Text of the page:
San Francisco in San Francisco City and County, California — The American West (Pacific Coastal)
In February of 1853, the United States Topographical Engineers published their first detailed survey of the city, showing new streets, many named for army and naval officers. Fremont and Folsom were prominent officers; Harrison, Bryant and King held important city and port positions; Spear and Brannan had been pioneers of Yerba Buena before San Francisco had its name.
First publicist of California, Edwin Bryant trekked overland from Missiori to the coast in 1844. Arriving after many hardships, in 1846 he worked to secure California of the United States. His account, What I Saw in California, published in 1848, made the overland journey attractive for legions of settlers. After holding positions of civic distinction in San Francisco, he returned to Kentucky to lead the life of a gentleman scholar. He lived to see the state who's interests he had done so much to advance joined to the Union by the transcontinental railroad, and
In the mid-1850s a Chinese settlement appeared along the bluff, above a narrow beach - just south of Bryant Street, and west of First Street. Believed to be a small fishing encampment, numbering about 30 small structures on the 1859 Coast Survey Chart, the site has been the subject of archaeological investigation.
"The heads of thousands of grave and prudent men are turned, at the distance of two thousand miles from the scene of enchantment, by the stories of wealth in California to be had for the asking." -- Edwin Bryant, 1849
Erected by San Francisco Art Commission for the Waterfront Transportation Projects.
Location. 37° 47.219′ N, 122° 23.287′ W. Marker is in San Francisco, California, in San Francisco City and County. Marker can be reached from the intersection of The Embarcadero and Bryant Street, on the right. Touch for map. Marker is at or near this postal address: 500 The Embarcadero, San Francisco CA 94107, United States of America.
Other nearby markers. At least 8 other markers are within walking distance of this marker. The Matson Line (within shouting distance of this marker); Waterfront Railroad (within shouting distance of this marker); Spear Street (about The Bay Bridge (about 500 feet away); Beale Street (about 700 feet away); Beale Street Wharf (about 700 feet away); Brannan Street (approx. 0.2 miles away); Harrison Street (approx. 0.2 miles away). Touch for a list and map of all markers in San Francisco.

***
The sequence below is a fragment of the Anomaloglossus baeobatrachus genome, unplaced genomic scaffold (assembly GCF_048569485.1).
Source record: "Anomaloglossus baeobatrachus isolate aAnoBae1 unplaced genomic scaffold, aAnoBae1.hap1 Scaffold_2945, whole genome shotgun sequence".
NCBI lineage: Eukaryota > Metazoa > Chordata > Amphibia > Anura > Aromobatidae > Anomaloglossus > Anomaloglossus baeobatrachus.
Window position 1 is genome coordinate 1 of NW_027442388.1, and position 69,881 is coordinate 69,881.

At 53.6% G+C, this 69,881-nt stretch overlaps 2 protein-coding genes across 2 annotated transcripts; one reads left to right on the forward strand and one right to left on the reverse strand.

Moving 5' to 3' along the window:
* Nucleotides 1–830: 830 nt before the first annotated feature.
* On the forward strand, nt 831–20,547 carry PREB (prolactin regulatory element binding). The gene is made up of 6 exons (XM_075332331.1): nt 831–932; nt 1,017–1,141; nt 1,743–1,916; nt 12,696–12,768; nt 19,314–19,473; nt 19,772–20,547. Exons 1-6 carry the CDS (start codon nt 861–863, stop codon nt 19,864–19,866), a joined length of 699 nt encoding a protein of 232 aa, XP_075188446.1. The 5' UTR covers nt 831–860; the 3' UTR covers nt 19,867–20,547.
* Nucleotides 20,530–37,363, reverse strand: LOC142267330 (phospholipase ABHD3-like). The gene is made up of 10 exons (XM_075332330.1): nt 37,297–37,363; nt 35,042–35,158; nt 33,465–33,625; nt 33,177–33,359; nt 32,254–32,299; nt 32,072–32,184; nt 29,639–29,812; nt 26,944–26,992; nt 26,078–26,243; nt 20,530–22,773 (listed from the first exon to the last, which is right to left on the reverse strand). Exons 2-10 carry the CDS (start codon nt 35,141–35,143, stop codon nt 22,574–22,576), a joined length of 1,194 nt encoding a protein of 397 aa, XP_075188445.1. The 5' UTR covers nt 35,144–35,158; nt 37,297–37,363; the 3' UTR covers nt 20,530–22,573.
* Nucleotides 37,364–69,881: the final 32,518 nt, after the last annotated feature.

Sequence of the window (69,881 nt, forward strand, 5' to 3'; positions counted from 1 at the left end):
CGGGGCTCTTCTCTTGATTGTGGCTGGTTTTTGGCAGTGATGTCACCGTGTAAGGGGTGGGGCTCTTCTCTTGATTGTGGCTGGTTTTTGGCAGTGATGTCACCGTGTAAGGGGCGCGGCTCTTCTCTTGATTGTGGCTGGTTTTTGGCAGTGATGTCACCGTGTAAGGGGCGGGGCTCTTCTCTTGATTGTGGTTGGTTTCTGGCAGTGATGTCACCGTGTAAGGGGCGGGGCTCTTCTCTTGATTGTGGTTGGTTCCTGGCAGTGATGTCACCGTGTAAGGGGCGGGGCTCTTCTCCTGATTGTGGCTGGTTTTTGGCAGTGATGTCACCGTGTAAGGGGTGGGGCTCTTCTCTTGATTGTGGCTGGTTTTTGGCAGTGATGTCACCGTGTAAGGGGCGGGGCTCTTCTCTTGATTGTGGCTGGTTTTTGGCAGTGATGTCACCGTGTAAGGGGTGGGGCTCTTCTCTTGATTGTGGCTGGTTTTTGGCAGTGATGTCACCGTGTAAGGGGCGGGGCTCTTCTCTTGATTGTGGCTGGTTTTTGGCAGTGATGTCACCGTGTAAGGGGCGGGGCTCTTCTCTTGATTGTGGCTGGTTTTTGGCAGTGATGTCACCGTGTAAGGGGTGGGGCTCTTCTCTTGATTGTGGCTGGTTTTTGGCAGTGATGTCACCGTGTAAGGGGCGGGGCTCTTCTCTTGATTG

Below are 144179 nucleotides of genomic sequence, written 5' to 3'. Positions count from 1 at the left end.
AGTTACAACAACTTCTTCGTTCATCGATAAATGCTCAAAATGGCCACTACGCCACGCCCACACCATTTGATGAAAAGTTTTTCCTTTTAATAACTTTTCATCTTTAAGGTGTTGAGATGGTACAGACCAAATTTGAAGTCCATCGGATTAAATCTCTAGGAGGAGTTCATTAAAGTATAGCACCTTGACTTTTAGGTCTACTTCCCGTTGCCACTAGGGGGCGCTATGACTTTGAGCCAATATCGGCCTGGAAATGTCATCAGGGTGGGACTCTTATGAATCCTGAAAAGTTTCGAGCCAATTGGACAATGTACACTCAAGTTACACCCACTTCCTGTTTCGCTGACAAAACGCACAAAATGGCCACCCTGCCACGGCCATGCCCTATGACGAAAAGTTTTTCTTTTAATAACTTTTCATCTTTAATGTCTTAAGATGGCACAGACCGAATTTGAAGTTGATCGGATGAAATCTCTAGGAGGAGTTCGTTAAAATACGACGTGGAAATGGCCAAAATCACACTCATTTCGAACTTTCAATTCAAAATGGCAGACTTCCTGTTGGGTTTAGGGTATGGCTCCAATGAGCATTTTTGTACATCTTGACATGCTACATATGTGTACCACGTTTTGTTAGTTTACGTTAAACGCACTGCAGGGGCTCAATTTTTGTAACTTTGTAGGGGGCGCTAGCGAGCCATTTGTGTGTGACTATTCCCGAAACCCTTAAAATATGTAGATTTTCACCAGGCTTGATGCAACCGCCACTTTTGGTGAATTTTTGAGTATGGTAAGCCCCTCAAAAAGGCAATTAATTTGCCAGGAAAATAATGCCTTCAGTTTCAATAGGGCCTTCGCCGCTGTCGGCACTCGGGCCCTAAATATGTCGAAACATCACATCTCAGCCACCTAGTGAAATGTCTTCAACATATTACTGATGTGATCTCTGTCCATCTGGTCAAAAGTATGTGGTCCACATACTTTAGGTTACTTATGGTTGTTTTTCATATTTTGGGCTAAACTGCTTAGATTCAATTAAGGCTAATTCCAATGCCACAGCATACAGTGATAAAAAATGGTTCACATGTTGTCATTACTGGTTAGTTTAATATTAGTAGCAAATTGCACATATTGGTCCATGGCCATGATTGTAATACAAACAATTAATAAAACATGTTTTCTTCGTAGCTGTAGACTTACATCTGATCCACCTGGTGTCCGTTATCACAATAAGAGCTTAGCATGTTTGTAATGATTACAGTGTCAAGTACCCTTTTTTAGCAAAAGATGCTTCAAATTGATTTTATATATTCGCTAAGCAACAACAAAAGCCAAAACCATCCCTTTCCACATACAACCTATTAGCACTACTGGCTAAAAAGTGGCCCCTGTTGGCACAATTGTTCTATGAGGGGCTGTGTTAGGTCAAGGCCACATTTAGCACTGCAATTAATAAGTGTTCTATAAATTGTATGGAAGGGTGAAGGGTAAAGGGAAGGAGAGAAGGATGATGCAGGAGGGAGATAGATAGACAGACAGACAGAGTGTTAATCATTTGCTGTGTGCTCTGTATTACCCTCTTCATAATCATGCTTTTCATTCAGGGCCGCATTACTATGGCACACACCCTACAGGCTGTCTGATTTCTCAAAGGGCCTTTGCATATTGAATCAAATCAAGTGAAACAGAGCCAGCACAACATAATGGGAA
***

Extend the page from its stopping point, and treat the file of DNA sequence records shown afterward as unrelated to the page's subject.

More about this marker. This marker is embedded in the sidewalk.
Also see . . . Edwin Bryant (alcalde) - Wikipedia. In 1848, D. Appleton & Company published What I Saw in California: Being the Journal of a Tour, by the Emigrant Route and South Pass of the Rocky Mountains, across the Continent of North America, the Great Desert Basin, and through California, in the Years 1846, 1847, Bryant's account of his westward journey and his time in California. Coinciding with westward expansion and the California Gold Rush, Bryant's book became immensely popular and many emigrants and gold miners used Bryant's book as a guide. (Submitted on March 2, 2016, by Barry Swackhamer of San Jose, California.)
Categories. • Arts, Letters, Music • Asian Americans •
Credits. This page was last revised on June 16, 2016. This page originally submitted on March 2, 2016, by Barry Swackhamer of San Jose, California. This page has been viewed 296 times since then and 15 times this year. Photos: 1, 2, 3, 4, 5, 6. submitted on March 2, 2016, by Barry Swackhamer of San Jose, California.